8 Probiotic-Rich Foods to Strengthen Your Immune System

3 min read

young woman eating yogurt

“All disease begins in the gut.”

The above is a quote from Greek physician Hippocrates (460 BC – 370 BC), who is often referred to as “the father of medicine.”

Fast forward over 2,000 years and we now know that Hippocrates was right. In fact, 70% of our immune system is housed in the gut.  Since the food and beverages we consume today consist of chemicals, food additives, hormones and other things potentially harmful to our well-being, a healthy gut is more important than ever. But what are probiotics?, and why are they vital to our survival?

Probiotics 101

Probiotics are living microorganisms, mostly bacteria, but one strain of yeast (saccharomyces boulardii) also functions as a probiotic.

While bacteria are often thought of as something bad for us, they are central to our survival. Here’s why: There are “good bacteria” and “bad bacteria,” A balance of 85% good bacteria to 15% bad is considered healthy..

probiotics and gut health

Bad bacteria are not probiotics. Bad bacteria enter our bodies through food and environmental toxins. They can cause pneumonia, meningitis, strep throat and food poisoning, among other infections. Bad bacteria are the reason it’s necessary to wash your hands and keep your kitchen and bathroom clean.

The trillions of good bacteria living in our gut break down food to produce energy, synthesize vitamins, prevent bad bacteria from making you sick and absorb nutrients.

Because of their health benefits, probiotics are used in the production of some food. Foods containing probiotics are generally thought to be safe except for people who have immune system issues or other serious health conditions.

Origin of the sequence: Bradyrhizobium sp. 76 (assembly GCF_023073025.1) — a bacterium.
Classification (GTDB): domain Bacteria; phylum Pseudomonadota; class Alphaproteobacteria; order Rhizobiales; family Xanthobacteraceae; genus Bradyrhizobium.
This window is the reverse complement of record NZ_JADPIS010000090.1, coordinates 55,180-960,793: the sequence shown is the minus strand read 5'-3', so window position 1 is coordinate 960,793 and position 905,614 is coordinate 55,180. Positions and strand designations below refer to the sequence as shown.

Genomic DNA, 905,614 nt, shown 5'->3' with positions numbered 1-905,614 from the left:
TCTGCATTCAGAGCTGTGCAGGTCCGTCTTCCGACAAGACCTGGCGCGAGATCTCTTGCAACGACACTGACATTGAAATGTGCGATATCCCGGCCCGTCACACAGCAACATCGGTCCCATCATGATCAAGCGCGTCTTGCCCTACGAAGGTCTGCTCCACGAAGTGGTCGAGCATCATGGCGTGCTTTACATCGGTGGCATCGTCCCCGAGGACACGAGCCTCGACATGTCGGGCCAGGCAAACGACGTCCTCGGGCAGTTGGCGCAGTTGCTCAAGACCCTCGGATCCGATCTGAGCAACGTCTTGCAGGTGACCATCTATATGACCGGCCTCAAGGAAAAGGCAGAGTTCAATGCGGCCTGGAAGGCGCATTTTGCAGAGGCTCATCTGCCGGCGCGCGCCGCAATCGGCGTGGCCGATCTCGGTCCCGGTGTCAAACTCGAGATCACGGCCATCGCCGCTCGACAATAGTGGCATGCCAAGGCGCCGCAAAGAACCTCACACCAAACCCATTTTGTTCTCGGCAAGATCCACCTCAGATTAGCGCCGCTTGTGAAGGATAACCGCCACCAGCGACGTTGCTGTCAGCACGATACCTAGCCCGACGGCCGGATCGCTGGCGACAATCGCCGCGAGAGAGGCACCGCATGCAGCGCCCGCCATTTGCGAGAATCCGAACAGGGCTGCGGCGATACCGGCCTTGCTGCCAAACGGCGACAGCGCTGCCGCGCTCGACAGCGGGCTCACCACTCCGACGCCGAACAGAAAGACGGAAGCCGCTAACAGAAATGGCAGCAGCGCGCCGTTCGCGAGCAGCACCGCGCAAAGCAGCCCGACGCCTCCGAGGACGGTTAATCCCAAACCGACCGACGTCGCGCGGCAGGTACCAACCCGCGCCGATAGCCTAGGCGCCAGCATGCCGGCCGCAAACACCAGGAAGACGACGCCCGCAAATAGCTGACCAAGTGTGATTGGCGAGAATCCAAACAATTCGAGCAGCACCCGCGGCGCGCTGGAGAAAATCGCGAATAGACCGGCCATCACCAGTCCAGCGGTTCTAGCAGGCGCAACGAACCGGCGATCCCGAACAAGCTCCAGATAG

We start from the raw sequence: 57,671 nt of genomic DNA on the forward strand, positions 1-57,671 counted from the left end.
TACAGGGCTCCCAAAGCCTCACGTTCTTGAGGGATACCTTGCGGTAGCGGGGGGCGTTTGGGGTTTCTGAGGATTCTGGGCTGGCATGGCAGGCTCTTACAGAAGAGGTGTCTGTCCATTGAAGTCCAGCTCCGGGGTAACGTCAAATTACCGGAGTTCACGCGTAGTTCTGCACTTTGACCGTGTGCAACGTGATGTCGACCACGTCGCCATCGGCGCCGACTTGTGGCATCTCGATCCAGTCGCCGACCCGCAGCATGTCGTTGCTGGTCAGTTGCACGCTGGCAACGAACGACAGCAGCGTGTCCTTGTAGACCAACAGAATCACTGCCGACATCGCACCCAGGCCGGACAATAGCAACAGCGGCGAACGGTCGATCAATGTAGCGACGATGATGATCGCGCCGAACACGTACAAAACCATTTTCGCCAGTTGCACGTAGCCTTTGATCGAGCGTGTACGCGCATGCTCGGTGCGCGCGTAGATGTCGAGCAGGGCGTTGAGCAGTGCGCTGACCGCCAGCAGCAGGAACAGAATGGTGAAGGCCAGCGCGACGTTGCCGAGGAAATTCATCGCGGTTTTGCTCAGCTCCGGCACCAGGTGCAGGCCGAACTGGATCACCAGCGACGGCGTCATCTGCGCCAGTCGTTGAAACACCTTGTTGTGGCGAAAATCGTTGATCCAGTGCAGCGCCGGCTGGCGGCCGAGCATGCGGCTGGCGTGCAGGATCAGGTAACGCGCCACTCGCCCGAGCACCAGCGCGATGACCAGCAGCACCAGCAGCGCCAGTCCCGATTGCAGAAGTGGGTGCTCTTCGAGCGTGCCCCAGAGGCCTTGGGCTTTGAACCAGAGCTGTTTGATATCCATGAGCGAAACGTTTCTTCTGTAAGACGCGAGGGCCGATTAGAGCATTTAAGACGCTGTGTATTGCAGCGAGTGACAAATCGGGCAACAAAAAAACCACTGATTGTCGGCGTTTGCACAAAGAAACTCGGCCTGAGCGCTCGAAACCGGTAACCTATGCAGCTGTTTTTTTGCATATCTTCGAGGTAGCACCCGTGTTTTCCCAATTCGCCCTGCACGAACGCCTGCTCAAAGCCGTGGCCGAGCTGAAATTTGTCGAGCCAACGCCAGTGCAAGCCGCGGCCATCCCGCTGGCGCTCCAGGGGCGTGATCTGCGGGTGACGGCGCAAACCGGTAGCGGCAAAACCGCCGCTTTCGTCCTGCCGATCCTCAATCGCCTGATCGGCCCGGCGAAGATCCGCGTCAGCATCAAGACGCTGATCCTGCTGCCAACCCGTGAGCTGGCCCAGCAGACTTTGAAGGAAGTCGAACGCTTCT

The following eight foods are rich in probiotics:

  1. Yogurt – One of the most popular probiotic foods, yogurt helps with digestion, eases gas and diarrhea and helps with other problems related to the stomach. But it’s important to select a yogurt product that contains only milk, cream and active cultures. Many yogurts also contain lots of sugar and sweeteners. Artificial sweeteners can wreak havoc on your body, and too much sugar only feeds the bad bacteria in your gut.
  2. Sauerkraut – Unpasteurized is best, as the pasteurization process kills good bacteria. Sauerkraut improves digestion and contains immune-boosting vitamins.
  3. Miso soupThis traditional Japanese soup mixes softened miso paste (fermented soybeans) with dashi stock. It’s low in calories and rich in nutrients.
  4. Kefir – This fermented milk drink contains up to 61 strains of bacteria and yeast. It’s a more potent probiotic source than yogurt. (Buttermilk is also a good source of probiotics.)
  5. Sourdough Bread – A much healthier alternative than white or whole wheat bread, sourdough is an excellent source of probiotics, as well as a good source of protein, vitamins and minerals.
  6. Acidophilus Milk – This beverage is enriched with lactobacillus acidophilus, a strain of healthy bacteria. Among other benefits, acidophilus milk is thought to prevent intestinal infections and improve digestion.
  7. Sour Pickles – Pickled cucumbers are a healthy source of probiotics. However, commercially sold pickles may contain a lot of salt, and those made with vinegar do not contain live probiotics.
  8. Tempeh – Tempeh is made from a base of fermented soybeans and is extremely versatile and can be used as a replacement for everything from beef to bacon to croutons. Besides its probiotic value, tempeh is an excellent source of protein, fiber, calcium, magnesium, potassium, and manganese.

What About Prebiotics?

Prebiotic foods feed the good bacteria in your gut. Foods that contain prebiotics to strengthen your immune system (as well as many other benefits) are onions, garlic, asparagus, bananas, Jerusalem artichokes, oatmeal, red wine, honey, maple syrup and legumes.

If you heed the words of Hippocrates and listen to your gut when making food choices, you’ll prime your immune system to fend off  the “bad germs” and protect your immune health. As Hippocrates is credited with saying, “let food be thy medicine.”

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